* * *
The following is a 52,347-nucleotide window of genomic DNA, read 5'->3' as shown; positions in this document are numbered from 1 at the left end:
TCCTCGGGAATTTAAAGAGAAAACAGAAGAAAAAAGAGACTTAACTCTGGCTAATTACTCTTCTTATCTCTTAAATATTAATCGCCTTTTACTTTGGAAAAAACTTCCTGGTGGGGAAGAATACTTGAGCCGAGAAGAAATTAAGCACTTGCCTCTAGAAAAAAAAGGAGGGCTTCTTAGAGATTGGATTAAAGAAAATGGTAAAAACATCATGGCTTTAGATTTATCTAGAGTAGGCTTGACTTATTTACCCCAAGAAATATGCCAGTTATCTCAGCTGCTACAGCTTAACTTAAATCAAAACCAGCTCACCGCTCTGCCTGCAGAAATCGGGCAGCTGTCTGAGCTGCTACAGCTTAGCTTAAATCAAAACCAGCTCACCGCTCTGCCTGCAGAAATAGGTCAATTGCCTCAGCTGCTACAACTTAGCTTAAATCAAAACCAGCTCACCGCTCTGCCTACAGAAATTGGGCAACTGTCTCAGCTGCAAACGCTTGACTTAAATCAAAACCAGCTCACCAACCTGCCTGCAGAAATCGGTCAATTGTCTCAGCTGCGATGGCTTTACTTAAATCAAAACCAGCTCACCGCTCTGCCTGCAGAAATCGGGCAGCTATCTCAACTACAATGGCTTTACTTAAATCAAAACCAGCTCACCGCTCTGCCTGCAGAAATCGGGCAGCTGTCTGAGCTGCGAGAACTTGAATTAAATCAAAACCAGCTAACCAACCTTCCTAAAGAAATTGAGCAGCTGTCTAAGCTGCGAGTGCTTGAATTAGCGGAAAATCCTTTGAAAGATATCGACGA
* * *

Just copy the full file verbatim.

The following is a 52,347-nucleotide window of genomic DNA, read 5'->3' as shown; positions in this document are numbered from 1 at the left end:
TCCTCGGGAATTTAAAGAGAAAACAGAAGAAAAAAGAGACTTAACTCTGGCTAATTACTCTTCTTATCTCTTAAATATTAATCGCCTTTTACTTTGGAAAAAACTTCCTGGTGGGGAAGAATACTTGAGCCGAGAAGAAATTAAGCACTTGCCTCTAGAAAAAAAAGGAGGGCTTCTTAGAGATTGGATTAAAGAAAATGGTAAAAACATCATGGCTTTAGATTTATCTAGAGTAGGCTTGACTTATTTACCCCAAGAAATATGCCAGTTATCTCAGCTGCTACAGCTTAACTTAAATCAAAACCAGCTCACCGCTCTGCCTGCAGAAATCGGGCAGCTGTCTGAGCTGCTACAGCTTAGCTTAAATCAAAACCAGCTCACCGCTCTGCCTGCAGAAATAGGTCAATTGCCTCAGCTGCTACAACTTAGCTTAAATCAAAACCAGCTCACCGCTCTGCCTACAGAAATTGGGCAACTGTCTCAGCTGCAAACGCTTGACTTAAATCAAAACCAGCTCACCAACCTGCCTGCAGAAATCGGTCAATTGTCTCAGCTGCGATGGCTTTACTTAAATCAAAACCAGCTCACCGCTCTGCCTGCAGAAATCGGGCAGCTATCTCAACTACAATGGCTTTACTTAAATCAAAACCAGCTCACCGCTCTGCCTGCAGAAATCGGGCAGCTGTCTGAGCTGCGAGAACTTGAATTAAATCAAAACCAGCTAACCAACCTTCCTAAAGAAATTGAGCAGCTGTCTAAGCTGCGAGTGCTTGAATTAGCGGAAAATCCTTTGAAAGATATCGACGA